26TEN Coalition

John Smith

About the

26TEN Coalition

The 26TEN Coalition is a group of influential Tasmanians who give their time pro bono to encourage people and organisations to understand the challenge of low literacy and numeracy, and to take action. The Coalition supports 26TEN’s vision for a State where all of us have the literacy and numeracy skills needed for work and life. The Coalition also provides high-level direction and advocacy, and support to the Minister for Education and Training. 

Coalition members each represent a specific industry, community or education sector where they identify priorities. They are responsible for implementing an action plan to encourage organisations to join the 26TEN Network.  Current sectors are:

  • health 
  • education 
  • vocational education and training 
  • state government
  • local Government 
  • community services
  • agriculture
  • aged and disability care. 

The Coalition is supported by the Tasmanian Government through Libraries Tasmania.

John Smith

Daryl Quilliam 26TEN Coalition Chair

Local government sector

​I have been a councillor at Circular Head for 29 years. In the year 2000 I was elected Deputy Mayor a position I held before being elected as Mayor in 2007, a position I still hold.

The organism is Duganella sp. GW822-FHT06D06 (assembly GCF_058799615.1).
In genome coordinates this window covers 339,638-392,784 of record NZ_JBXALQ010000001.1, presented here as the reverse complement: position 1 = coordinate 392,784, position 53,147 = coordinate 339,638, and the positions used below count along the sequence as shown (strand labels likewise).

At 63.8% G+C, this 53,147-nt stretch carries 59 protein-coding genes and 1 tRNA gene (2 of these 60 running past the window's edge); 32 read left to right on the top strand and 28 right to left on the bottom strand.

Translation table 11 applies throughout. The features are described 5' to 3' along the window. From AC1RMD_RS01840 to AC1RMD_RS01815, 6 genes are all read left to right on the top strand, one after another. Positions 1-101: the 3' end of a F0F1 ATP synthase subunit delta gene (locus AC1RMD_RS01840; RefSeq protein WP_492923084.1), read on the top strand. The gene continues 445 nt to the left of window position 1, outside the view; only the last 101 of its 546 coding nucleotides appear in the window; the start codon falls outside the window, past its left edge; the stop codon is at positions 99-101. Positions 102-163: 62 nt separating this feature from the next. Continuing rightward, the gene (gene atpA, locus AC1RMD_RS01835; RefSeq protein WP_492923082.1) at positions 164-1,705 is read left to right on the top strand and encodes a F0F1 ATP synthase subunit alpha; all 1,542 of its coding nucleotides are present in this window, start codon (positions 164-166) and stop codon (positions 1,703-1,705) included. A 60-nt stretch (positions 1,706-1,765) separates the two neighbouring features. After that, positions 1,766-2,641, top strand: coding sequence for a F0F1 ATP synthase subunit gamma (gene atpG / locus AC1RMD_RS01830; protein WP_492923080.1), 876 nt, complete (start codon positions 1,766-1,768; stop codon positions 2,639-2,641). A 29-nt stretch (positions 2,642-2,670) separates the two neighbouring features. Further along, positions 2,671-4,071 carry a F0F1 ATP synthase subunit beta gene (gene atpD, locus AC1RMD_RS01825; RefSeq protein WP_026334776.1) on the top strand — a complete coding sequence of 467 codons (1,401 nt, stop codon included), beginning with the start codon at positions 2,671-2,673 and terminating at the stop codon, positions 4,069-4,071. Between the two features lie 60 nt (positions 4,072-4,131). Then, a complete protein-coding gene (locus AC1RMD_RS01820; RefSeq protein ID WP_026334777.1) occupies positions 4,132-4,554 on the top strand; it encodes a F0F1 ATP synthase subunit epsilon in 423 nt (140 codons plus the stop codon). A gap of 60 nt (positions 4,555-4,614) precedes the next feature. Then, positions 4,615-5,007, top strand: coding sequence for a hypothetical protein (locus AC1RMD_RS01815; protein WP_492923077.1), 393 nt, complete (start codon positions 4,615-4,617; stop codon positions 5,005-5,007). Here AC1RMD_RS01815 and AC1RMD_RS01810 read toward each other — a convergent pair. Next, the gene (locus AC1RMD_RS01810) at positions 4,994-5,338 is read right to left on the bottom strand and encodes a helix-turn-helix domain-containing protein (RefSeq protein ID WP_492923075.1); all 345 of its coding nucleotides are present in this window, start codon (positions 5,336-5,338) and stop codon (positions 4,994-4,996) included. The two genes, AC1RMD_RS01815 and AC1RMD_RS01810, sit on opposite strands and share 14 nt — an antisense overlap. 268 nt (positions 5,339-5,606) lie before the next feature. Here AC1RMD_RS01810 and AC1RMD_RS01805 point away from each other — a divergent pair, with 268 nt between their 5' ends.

I am passionate about education and literacy both for young and adults as I am aware many business people struggle to find people with this skill to employ. Circular Head, through many successful partnerships with Council, Rural health, CHAC and 26TEN, has done some great work which should be duplicated in other areas of our State. This work began after an audit was done in our district which revealed a shortage in these skills. 

The audit led to a novel project, "Hatching of the Reading bug", aimed at supporting family literacy.  Parents, especially fathers, were encouraged to read books to their children, something that has unfortunately been let slip over recent times.

Part of my role on the 26TEN Coalition has been to speak regularly with colleagues in the Local Government Association of Tasmania about the importance of councils, other government agencies, community groups, businesses and individuals collaborate to support Tasmanians to get the skills they need for everyday life. It was particularly rewarding to speak at the LGAT Conference in 2019, and congratulate the councils  already involved with 26TEN. 

I look forward to encouraging this good work to continue and motivating others so they too can reap the benefits to their communities when they lift adult literacy and numeracy. 

About being on the 26TEN Coalition

It’s inspiring to be part of the Coalition where my colleagues are dedicated, thought-provoking and smart. With their broad range of experience and skills they contribute to adult literacy and numeracy at both a strategic level in meetings, and at a practical level when out and about in their sectors. We are all working to make a difference for our fellow Tasmanians. If you like the sound of being involved in vital work that is also practical, and you work in a sector where you have influence, I encourage you to apply.